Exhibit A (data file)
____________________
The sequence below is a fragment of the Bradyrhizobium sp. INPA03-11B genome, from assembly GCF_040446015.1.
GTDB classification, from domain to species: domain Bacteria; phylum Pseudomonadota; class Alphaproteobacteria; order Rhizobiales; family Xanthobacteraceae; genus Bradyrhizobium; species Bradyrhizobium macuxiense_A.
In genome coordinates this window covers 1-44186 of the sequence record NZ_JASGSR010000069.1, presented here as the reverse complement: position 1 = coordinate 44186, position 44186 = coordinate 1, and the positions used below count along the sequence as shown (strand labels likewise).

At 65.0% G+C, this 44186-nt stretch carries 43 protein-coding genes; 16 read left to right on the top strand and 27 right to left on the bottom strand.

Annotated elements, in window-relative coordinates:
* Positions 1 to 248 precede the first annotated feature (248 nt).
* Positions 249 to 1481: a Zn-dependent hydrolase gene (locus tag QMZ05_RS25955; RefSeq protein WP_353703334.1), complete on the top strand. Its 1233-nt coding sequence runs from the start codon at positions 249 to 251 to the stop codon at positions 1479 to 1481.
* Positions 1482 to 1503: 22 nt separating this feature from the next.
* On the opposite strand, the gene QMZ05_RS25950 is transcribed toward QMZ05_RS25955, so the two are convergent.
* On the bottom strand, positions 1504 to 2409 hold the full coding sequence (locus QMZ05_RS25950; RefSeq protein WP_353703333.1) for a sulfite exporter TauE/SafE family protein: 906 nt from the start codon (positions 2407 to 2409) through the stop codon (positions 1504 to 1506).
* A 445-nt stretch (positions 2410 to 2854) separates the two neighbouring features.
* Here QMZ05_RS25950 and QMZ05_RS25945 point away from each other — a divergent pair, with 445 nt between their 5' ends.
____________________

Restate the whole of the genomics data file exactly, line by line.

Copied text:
The sequence below is a fragment of the Bradyrhizobium sp. INPA03-11B genome, from assembly GCF_040446015.1.
GTDB classification, from domain to species: domain Bacteria; phylum Pseudomonadota; class Alphaproteobacteria; order Rhizobiales; family Xanthobacteraceae; genus Bradyrhizobium; species Bradyrhizobium macuxiense_A.
In genome coordinates this window covers 1-44186 of the sequence record NZ_JASGSR010000069.1, presented here as the reverse complement: position 1 = coordinate 44186, position 44186 = coordinate 1, and the positions used below count along the sequence as shown (strand labels likewise).

At 65.0% G+C, this 44186-nt stretch carries 43 protein-coding genes; 16 read left to right on the top strand and 27 right to left on the bottom strand.

Annotated elements, in window-relative coordinates:
* Positions 1 to 248 precede the first annotated feature (248 nt).
* Positions 249 to 1481: a Zn-dependent hydrolase gene (locus tag QMZ05_RS25955; RefSeq protein WP_353703334.1), complete on the top strand. Its 1233-nt coding sequence runs from the start codon at positions 249 to 251 to the stop codon at positions 1479 to 1481.
* Positions 1482 to 1503: 22 nt separating this feature from the next.
* On the opposite strand, the gene QMZ05_RS25950 is transcribed toward QMZ05_RS25955, so the two are convergent.
* On the bottom strand, positions 1504 to 2409 hold the full coding sequence (locus QMZ05_RS25950; RefSeq protein WP_353703333.1) for a sulfite exporter TauE/SafE family protein: 906 nt from the start codon (positions 2407 to 2409) through the stop codon (positions 1504 to 1506).
* A 445-nt stretch (positions 2410 to 2854) separates the two neighbouring features.
* Here QMZ05_RS25950 and QMZ05_RS25945 point away from each other — a divergent pair, with 445 nt between their 5' ends.